Month: March 2018

The Sympathy Vote

Can a past misfortune be used as currency to land a job? Source CNN



I’ll probably catch a lot of heck for writing this, but it’s been said if you want the right to freedom of expression, this includes the right to offend someone.

I’ve been looking for full-time work for a long time now and it’s been one hell of an uphill battle. I’ve faced ageism and an ever changing employment market. I’ve been forced to consider options that were outside my career path in the information technology field. I’ve changed my mindset on numerous occasions to adapt to new challenges in my job search. I’ve lost friends and stressed out my family members. I’ve even begged publically — even to total strangers — for help in finding work.

Having said this, I never felt I should be given a job out of kindness or sympathy. A job is earned. You should have the right qualifications to hold down a job.

To explain my position better, I once was offered a job at a friend’s cousin’s bakery in Cambridge, Ontario, but a driver’s license was required. It was necessary to know how to drive since a part of the job description delivering baked goods to various stores and a few Sikh temples.

There were two options open to me when considering the position:

  • The first was to learn how to drive.
  • The second was deciding not to learn how to drive and move on with my job search.

I didn’t have the money to take a driver’s ed course, I was deathly afraid of being on the road with other drivers (I’ve seen how some of you buggers drive and have good reason to be scared). I’m hitting 54 in a few months and am aware my vision will not be what it is now — pretty good but god-damn it, what year did aspirin bottle print get so small? — by the time I hit 64.

After taking these considerations into mind, I’ve made the choice to not learn to drive and declined the job offer. It sucked mightily to make that decision but that’s life.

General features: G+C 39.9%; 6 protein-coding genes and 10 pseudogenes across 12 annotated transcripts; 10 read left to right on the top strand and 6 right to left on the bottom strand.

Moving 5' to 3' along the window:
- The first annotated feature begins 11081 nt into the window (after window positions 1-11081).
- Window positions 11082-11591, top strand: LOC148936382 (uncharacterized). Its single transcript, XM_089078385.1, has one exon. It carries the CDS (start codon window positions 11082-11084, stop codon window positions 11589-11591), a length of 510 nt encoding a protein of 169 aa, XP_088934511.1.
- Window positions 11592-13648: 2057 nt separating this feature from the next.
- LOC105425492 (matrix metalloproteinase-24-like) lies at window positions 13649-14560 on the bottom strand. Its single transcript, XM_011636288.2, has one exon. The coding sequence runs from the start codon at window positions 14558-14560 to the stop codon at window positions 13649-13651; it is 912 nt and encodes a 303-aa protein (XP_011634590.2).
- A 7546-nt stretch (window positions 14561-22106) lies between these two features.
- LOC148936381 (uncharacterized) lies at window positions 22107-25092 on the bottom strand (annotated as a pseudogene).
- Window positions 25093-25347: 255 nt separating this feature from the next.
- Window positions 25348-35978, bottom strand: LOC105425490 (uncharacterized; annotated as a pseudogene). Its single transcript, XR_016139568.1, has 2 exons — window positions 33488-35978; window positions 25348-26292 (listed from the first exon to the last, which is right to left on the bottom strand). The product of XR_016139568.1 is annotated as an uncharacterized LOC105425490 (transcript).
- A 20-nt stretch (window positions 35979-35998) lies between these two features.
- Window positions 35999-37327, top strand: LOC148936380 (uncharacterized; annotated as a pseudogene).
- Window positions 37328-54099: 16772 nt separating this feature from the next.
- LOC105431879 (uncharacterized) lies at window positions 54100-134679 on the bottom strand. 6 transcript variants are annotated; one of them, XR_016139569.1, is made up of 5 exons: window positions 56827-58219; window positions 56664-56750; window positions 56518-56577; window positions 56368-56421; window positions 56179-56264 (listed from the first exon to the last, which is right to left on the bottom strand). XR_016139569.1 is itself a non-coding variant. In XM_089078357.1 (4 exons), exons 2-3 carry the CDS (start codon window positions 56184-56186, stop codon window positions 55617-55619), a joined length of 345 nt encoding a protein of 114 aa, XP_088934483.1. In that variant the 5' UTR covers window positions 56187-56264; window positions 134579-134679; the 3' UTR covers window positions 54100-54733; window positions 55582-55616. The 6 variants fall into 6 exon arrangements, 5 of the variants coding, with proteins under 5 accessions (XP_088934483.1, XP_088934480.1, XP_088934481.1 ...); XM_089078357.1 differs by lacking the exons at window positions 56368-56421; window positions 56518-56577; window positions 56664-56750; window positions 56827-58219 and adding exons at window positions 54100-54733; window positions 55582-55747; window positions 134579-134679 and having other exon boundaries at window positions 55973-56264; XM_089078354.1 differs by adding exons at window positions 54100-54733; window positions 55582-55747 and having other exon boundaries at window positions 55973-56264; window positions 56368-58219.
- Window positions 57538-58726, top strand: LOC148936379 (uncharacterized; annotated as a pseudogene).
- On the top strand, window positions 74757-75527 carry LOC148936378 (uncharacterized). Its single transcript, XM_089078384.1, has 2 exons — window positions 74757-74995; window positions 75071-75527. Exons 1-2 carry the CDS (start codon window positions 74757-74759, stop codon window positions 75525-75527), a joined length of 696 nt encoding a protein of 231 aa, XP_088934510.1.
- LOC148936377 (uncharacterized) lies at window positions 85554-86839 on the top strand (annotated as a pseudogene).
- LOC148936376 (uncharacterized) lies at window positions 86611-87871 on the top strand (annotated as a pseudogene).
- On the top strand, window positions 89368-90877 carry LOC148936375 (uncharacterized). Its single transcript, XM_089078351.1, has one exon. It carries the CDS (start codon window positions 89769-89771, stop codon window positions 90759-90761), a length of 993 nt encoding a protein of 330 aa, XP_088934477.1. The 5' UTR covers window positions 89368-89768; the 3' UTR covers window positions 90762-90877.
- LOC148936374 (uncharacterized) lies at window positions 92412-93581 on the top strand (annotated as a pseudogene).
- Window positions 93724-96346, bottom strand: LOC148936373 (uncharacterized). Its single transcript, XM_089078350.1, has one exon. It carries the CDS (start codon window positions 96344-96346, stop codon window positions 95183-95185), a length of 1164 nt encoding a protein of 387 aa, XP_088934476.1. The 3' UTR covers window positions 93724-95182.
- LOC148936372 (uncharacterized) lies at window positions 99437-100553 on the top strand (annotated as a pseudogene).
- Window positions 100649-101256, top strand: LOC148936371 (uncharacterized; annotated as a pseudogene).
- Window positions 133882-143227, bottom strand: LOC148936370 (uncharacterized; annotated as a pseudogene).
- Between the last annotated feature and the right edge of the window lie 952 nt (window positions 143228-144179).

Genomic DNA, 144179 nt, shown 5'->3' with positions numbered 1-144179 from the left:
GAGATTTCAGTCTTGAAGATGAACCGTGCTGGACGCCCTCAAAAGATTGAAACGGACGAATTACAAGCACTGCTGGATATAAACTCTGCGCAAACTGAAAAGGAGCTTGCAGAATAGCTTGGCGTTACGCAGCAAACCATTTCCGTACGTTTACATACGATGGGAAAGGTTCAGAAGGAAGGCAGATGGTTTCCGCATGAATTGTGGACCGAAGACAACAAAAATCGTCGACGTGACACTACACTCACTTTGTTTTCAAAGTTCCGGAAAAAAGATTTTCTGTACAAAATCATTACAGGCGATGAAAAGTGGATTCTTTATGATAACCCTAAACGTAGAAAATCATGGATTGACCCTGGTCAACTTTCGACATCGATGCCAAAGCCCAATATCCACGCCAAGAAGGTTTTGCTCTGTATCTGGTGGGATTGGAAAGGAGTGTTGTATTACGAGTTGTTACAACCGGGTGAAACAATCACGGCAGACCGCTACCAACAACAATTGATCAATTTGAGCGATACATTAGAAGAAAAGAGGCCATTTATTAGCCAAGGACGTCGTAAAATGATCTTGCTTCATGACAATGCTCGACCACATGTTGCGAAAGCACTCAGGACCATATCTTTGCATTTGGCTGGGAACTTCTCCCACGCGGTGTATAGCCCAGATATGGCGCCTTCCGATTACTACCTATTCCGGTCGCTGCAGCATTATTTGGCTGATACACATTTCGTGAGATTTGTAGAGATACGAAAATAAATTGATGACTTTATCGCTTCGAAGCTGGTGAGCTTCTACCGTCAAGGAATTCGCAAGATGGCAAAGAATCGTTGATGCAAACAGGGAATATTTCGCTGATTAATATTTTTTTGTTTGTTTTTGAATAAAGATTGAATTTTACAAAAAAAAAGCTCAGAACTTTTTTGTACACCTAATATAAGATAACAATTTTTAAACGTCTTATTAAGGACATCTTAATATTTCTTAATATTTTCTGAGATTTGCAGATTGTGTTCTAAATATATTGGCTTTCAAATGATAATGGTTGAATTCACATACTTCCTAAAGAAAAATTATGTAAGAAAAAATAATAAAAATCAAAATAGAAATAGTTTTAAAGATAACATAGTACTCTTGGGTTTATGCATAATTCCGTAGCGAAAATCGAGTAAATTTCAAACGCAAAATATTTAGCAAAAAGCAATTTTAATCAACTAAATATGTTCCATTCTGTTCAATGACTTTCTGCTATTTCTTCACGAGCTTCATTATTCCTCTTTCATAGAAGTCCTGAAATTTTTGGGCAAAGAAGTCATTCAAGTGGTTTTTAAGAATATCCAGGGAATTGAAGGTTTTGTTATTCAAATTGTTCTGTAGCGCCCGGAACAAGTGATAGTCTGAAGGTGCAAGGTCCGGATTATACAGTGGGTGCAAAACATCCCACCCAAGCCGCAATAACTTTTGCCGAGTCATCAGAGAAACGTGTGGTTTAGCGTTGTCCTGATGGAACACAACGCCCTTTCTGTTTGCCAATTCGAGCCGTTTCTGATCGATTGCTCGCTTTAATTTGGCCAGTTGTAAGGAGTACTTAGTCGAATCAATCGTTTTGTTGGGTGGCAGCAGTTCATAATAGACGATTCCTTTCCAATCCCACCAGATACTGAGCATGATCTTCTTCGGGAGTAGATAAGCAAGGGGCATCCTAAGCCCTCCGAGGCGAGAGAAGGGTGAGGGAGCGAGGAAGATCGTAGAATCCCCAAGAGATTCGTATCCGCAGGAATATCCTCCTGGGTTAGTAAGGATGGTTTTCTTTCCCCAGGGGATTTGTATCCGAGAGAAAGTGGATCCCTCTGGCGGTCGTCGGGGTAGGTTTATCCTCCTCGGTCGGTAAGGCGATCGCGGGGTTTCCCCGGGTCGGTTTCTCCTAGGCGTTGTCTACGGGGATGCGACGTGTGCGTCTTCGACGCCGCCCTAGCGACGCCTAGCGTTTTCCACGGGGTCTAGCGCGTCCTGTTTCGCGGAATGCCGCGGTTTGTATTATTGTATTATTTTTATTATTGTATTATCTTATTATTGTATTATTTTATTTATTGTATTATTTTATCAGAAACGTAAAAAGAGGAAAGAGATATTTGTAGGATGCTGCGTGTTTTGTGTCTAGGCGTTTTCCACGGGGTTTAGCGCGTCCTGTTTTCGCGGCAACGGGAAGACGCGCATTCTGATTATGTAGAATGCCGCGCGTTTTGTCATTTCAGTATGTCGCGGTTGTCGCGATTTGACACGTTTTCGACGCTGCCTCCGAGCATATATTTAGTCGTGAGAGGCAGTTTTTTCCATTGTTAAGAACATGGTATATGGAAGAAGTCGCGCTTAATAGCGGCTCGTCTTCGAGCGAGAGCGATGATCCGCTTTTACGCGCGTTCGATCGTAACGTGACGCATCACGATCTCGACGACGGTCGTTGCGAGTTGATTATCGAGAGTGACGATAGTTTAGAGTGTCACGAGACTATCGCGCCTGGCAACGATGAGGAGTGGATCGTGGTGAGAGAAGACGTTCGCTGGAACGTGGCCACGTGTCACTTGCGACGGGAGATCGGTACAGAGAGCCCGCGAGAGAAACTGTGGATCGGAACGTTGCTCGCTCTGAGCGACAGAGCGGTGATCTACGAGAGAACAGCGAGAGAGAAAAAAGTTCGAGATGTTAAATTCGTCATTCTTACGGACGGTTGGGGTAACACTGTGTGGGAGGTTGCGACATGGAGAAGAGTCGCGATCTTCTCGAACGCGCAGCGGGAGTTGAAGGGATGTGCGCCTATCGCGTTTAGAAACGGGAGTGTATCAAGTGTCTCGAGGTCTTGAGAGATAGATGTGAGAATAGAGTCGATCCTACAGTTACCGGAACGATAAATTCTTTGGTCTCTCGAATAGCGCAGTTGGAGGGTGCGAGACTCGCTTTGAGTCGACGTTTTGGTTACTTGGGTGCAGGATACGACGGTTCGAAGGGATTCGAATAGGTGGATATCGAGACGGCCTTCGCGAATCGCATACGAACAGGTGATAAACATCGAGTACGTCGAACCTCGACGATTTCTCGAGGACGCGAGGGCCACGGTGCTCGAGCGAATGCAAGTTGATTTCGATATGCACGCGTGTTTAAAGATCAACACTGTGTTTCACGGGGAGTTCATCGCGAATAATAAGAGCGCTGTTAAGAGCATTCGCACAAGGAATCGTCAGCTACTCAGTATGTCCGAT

I didn’t feel the employer should pay for my driver’s ed. I didn’t feel other drivers should make me feel more comfortable driving. I certainly don’t expect Father Time to cut me some slack on the aging process. These factors were all on me and those are my issues to grapple with.

In fact, it shouldn’t matter in your job search if you were once homeless, a cancer survivor, a single parent with kids, or someone struggling with a physical or mental disability, or being a victim of sexual abuse.

According to an article on CNN, however, we have examples of some women who are, as openly stated in the article, seizing “on their past abuse to fuel political ambition”.

This approach to realize such aspirations is deeply worrisome to me, and not just because these women might get into office not because they’re qualified to run for public life but because voters felt sorry for them after hearing a sad story.

What concerns me is that those who have had a rough few rounds in life might see this as a way of getting their due. They were victims, so they should get jobs as compensation for past life tragedies. Earning employment should not be even remotely considered.

That’s called entitlement and even I would consider that a form of cheating. The hard crash going from being a “have” to a “have-not” and the struggles I’ve faced deserves compassion and understanding, but should never be a form of pity-parity in hiring.

To those who are using the #MeToo and #TimesUp banner to land a position under the guise of fighting the so-called patriarchy or as one of the women put it, “who can you trust most not to show you their penis in a professional setting? Is it the candidate who doesn’t have a penis? I’d say so.”, I call that duplicitous. Are any of them vying for the position because they’re an employment fit, or is it an attempt to use a past misfortune as currency to buy the job?

Do not misinterpret my stance as callousness. I feel very sorry for anyone who has been a victim of sexual assault or any past injustice. Those accused of committing such acts, once found guilty in a fair trial, deserve nothing less than the full maximum in their sentence.

Having said this, misfortune is not selective. Each of us have experienced a tragedy somewhere in our past. At the risk of invoking a religious image so close to Easter, that’s our personal cross to bear alone. Don’t expect anyone to care enough to simply hand you something of opportunity. In fact, expect people not to care at all.

Instead, earn opportunity through effort and experience. Meritocracy is the best cure for moving past horrific events. As Joan Rivers once put it, “the best form of revenge is success”.

Thanks for reading.